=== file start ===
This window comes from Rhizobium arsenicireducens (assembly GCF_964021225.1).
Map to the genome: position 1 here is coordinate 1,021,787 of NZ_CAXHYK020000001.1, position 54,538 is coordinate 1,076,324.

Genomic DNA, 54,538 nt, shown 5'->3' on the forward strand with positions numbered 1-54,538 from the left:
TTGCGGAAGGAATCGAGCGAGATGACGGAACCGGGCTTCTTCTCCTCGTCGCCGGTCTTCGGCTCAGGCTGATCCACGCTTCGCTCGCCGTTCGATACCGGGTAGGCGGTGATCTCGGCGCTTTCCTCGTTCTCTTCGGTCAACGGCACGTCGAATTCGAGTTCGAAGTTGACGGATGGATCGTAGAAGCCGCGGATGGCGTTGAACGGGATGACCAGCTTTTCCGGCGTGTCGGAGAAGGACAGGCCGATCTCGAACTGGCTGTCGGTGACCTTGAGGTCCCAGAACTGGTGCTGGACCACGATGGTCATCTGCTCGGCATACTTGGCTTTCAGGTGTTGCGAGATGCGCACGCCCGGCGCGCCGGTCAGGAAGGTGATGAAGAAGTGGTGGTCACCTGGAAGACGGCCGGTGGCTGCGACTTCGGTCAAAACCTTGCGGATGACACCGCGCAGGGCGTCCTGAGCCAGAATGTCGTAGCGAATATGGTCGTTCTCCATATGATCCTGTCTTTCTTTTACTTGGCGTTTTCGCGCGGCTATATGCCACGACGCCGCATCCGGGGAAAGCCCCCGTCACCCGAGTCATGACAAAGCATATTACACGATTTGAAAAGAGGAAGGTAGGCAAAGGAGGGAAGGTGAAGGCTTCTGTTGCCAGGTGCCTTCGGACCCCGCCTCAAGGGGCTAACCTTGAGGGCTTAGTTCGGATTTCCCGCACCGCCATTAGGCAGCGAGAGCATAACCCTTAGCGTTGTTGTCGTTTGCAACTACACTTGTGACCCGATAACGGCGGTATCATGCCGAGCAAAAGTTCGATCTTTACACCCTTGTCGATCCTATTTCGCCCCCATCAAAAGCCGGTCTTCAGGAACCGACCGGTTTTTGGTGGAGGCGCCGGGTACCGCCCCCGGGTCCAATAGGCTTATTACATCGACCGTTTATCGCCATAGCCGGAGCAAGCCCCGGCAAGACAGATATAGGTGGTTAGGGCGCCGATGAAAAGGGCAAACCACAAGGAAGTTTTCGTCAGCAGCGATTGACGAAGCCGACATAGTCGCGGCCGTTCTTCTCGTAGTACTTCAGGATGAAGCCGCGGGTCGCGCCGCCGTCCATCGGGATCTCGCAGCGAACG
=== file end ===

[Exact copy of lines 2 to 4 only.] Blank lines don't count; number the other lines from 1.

Map to the genome: position 1 here is coordinate 1,021,787 of NZ_CAXHYK020000001.1, position 54,538 is coordinate 1,076,324.

Genomic DNA, 54,538 nt, shown 5'->3' on the forward strand with positions numbered 1-54,538 from the left:
TTGCGGAAGGAATCGAGCGAGATGACGGAACCGGGCTTCTTCTCCTCGTCGCCGGTCTTCGGCTCAGGCTGATCCACGCTTCGCTCGCCGTTCGATACCGGGTAGGCGGTGATCTCGGCGCTTTCCTCGTTCTCTTCGGTCAACGGCACGTCGAATTCGAGTTCGAAGTTGACGGATGGATCGTAGAAGCCGCGGATGGCGTTGAACGGGATGACCAGCTTTTCCGGCGTGTCGGAGAAGGACAGGCCGATCTCGAACTGGCTGTCGGTGACCTTGAGGTCCCAGAACTGGTGCTGGACCACGATGGTCATCTGCTCGGCATACTTGGCTTTCAGGTGTTGCGAGATGCGCACGCCCGGCGCGCCGGTCAGGAAGGTGATGAAGAAGTGGTGGTCACCTGGAAGACGGCCGGTGGCTGCGACTTCGGTCAAAACCTTGCGGATGACACCGCGCAGGGCGTCCTGAGCCAGAATGTCGTAGCGAATATGGTCGTTCTCCATATGATCCTGTCTTTCTTTTACTTGGCGTTTTCGCGCGGCTATATGCCACGACGCCGCATCCGGGGAAAGCCCCCGTCACCCGAGTCATGACAAAGCATATTACACGATTTGAAAAGAGGAAGGTAGGCAAAGGAGGGAAGGTGAAGGCTTCTGTTGCCAGGTGCCTTCGGACCCCGCCTCAAGGGGCTAACCTTGAGGGCTTAGTTCGGATTTCCCGCACCGCCATTAGGCAGCGAGAGCATAACCCTTAGCGTTGTTGTCGTTTGCAACTACACTTGTGACCCGATAACGGCGGTATCATGCCGAGCAAAAGTTCGATCTTTACACCCTTGTCGATCCTATTTCGCCCCCATCAAAAGCCGGTCTTCAGGAACCGACCGGTTTTTGGTGGAGGCGCCGGGTACCGCCCCCGGGTCCAATAGGCTTATTACATCGACCGTTTATCGCCATAGCCGGAGCAAGCCCCGGCAAGACAGATATAGGTGGTTAGGGCGCCGATGAAAAGGGCAAACCACAAGGAAGTTTTCGTCAGCAGCGATTGACGAAGCCGACATAGTCGCGGCCGTTCTTCTCGTAGTACTTCAGGATGAAGCCGCGGGTCGCGCCGCCGTCCATCGGGATCTCGCAGCGAACG